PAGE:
Bush In IsraelU.S. President George Bush’s first official visit to Israel is only days away, but many political analysts are already speculating on whether the President’s two day visit will result an any improvements in the current state of relations between Israel and the Palestinians. Coming virtually at the same time as the outcome of the New Hampshire presidential primary, Bush’s visit will probably not have an influence on the political chances of any of the Republican candidates, including present front runner Mike Huckabee, who won the Iowa Caucuses over other hopefuls Mitt Romney, John McCain, and Rudolf Giuliani.

Israeli Prime Minister Ehud Olmert is also hopeful that the President’s visit will result in some kind of break-though in the current situation which not only has resulted in Palestinian fired rockets reaching the city of Ashkelon, but new acts of terror by members of the Palestinian Fatah organization that Olmert is trying to win over in an alliance against the Hamas controlled Gaza strip.

Bush, shown with both Olmert and Abbas at the recent Annapolis Summit is himself more or less in a “lame duck” political situation in which members of his own political party are trying to distance themselves from his foreign and domestic policies, including those running for public office. In addition to meeting with Israeli government personalities, Bush will also meet with P.A. President Mahmud Abbas and members of his government in a specially arranged meeting in Jericho. Hamas leader and “former” P.A. Prime Minister Ismail Haneyah will not be on the President’s agenda, for obvious reasons.

One thing for sure, however, is that the Bush visit will send a strong message to Iran concerning the President’s feelings about that country’s nuclear program, despite the recent NIE report that the Islamic Republic abandoned it’s nuclear weapons development program in 2003. The President’s visit will help reassure both the IDF and the Israeli government that President Bush still believes that Iran continues to pursue its goal to become a nuclear power.

The big question concerning this topic will be what will happen when Bush leaves office in January, 2009.

Bush will probably try to persuade Olmert to make some kind of concessions with Abbas, including the dismantling of some outpost and “fringe” settlements as a prelude to more serious disengagements that are being planned in the coming months as part of the agreements between Olmert and Abbas at the Middle East Summit in Annapolis Maryland. The only problem from that conference was that most, if not all, of the agreements appeared to have come only from Mr. Olmert and not from Mr. Abbas.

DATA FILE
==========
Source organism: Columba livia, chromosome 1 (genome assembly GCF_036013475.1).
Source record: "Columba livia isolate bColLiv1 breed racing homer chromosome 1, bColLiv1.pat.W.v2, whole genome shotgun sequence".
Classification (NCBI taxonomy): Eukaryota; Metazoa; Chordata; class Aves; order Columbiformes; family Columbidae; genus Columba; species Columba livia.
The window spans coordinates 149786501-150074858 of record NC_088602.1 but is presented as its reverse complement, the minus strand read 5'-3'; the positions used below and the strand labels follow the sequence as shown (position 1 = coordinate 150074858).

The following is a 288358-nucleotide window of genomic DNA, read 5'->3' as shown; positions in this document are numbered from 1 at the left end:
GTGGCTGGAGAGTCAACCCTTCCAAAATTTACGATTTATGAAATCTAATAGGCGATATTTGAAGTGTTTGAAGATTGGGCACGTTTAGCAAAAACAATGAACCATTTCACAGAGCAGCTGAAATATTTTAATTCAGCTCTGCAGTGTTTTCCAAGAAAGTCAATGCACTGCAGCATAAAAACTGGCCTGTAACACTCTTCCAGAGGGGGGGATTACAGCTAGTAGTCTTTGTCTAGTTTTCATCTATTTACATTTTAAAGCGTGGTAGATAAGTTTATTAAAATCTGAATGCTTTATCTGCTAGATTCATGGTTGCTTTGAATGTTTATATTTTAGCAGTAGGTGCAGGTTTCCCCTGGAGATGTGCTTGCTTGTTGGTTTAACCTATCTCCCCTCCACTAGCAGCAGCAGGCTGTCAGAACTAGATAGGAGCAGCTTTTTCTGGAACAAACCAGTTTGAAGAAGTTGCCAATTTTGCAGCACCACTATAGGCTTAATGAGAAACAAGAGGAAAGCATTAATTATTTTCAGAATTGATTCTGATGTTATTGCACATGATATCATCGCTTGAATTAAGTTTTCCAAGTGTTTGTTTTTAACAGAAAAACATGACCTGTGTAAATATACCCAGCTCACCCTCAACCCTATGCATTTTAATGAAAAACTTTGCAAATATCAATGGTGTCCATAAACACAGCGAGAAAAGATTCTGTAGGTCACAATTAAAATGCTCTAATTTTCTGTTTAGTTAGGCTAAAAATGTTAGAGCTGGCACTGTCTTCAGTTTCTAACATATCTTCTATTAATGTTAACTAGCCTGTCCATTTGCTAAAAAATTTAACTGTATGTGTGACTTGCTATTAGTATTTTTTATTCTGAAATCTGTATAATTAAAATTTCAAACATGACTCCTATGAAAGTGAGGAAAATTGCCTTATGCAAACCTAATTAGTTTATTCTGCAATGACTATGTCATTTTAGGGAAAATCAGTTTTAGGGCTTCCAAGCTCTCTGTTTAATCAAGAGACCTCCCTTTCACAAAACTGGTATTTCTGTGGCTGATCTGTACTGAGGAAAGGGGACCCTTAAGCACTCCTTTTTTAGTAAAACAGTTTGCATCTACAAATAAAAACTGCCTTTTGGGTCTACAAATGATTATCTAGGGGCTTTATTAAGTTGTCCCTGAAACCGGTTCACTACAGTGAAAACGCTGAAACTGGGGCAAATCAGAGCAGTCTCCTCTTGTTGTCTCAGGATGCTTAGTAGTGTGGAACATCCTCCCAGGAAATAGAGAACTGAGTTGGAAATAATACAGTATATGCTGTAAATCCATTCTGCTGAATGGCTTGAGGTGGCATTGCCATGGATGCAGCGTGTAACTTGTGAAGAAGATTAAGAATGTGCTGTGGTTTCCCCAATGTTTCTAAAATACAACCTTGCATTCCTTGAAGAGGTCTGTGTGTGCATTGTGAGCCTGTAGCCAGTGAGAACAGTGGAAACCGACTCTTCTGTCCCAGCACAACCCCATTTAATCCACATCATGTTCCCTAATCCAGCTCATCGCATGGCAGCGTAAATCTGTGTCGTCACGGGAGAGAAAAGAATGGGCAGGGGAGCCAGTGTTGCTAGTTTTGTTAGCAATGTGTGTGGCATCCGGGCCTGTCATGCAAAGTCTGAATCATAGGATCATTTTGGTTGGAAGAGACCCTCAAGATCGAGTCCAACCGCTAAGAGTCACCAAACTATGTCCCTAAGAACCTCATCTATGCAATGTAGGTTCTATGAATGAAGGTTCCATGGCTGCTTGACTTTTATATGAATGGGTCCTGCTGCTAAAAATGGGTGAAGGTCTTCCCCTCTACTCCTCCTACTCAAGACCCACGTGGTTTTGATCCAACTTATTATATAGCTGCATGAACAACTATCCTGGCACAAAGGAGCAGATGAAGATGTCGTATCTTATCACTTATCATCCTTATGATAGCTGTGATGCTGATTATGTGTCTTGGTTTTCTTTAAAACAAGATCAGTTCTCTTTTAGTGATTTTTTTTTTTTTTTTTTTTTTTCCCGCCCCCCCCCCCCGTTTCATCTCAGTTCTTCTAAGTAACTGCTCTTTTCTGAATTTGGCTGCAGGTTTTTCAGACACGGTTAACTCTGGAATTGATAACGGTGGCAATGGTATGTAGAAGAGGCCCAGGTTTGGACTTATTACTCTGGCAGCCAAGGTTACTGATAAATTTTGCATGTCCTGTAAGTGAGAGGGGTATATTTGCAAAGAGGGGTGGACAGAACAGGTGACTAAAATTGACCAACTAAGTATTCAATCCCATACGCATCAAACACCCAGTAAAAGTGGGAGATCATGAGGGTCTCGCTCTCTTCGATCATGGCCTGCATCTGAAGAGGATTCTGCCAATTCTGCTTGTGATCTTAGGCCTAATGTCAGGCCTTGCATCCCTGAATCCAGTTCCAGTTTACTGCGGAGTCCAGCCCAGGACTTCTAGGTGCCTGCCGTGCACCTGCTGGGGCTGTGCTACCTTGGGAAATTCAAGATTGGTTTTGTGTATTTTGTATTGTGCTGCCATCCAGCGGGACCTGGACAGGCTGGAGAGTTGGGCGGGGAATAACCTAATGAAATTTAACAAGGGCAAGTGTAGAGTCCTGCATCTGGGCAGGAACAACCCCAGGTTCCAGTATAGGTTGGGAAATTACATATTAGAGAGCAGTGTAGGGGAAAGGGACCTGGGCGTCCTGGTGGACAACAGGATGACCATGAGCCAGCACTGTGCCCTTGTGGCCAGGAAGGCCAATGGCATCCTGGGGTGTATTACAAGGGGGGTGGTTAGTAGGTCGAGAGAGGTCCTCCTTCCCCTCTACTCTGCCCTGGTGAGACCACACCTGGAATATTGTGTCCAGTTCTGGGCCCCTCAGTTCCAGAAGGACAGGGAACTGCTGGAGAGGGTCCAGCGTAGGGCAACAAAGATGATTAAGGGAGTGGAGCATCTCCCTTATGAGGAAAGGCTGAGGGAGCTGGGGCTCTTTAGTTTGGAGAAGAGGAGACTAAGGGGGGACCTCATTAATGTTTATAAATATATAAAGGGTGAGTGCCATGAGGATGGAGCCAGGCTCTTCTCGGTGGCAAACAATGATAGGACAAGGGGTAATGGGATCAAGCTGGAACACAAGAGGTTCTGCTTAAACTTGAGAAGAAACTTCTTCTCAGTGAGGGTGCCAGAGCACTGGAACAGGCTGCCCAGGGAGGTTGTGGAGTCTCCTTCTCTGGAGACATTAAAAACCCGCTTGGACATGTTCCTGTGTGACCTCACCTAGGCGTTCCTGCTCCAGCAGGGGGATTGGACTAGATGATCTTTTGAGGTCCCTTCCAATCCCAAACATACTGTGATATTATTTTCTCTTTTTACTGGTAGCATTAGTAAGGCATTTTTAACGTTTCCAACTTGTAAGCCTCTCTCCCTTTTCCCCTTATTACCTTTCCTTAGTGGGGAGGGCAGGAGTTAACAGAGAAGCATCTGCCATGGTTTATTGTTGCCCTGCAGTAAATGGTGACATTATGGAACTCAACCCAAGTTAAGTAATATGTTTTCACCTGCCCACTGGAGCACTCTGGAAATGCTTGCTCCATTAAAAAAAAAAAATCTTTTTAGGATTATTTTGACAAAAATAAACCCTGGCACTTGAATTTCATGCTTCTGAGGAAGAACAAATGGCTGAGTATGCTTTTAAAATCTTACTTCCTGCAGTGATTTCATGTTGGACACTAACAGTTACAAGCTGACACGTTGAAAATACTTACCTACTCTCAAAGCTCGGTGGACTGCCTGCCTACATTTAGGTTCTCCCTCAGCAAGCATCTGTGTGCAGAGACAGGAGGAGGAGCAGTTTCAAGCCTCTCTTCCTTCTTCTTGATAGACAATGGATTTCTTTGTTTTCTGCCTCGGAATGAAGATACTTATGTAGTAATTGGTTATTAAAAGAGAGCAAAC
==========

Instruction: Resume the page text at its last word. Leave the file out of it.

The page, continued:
Outside of causing a nerve wracking traffic tie up in much of central Jerusalem during the President’s visit, the prospects of any real breakthroughs being made is a bit doubtful and all that will probably transpire will be a lot of media publicized hand shaking and dinner speeches. Bush will at least see for himself what he has only seen previously in video clips such as parts of the “security wall” in Jerusalem as well as the usual diplomatic sites such as the Yad Vashem Holocaust exhibit and museum and the Kotel or Western Wall in the Old City. Aside from a short visit to Jericho, the remainder of Bush’s visit will be either within the King David Hotel or at the Knesset, where the President is most likely scheduled to address members of Israel’s parliament.

Olmert, who recently has expressed his wishes that former and now comatose P.M. Ariel Sharon was able to assist in solving the country’s political and security problems, will not gain much from Bush’s visit, especially with the chances of a U.S. Democratic Party Presidential administration more possible than ever. What many people in Israel are currently wishing is that a new Israeli government administration will soon be elected to replace the one so ineptly administered by Mr. Olmert and his Kadima Party cronies. That hope is at least as strong as many Americans have regarding replacing the current Republican Party led one in Washington, led by the guy who will disembarking from Air Force One at Ben Gurion Airport this coming Wednesday.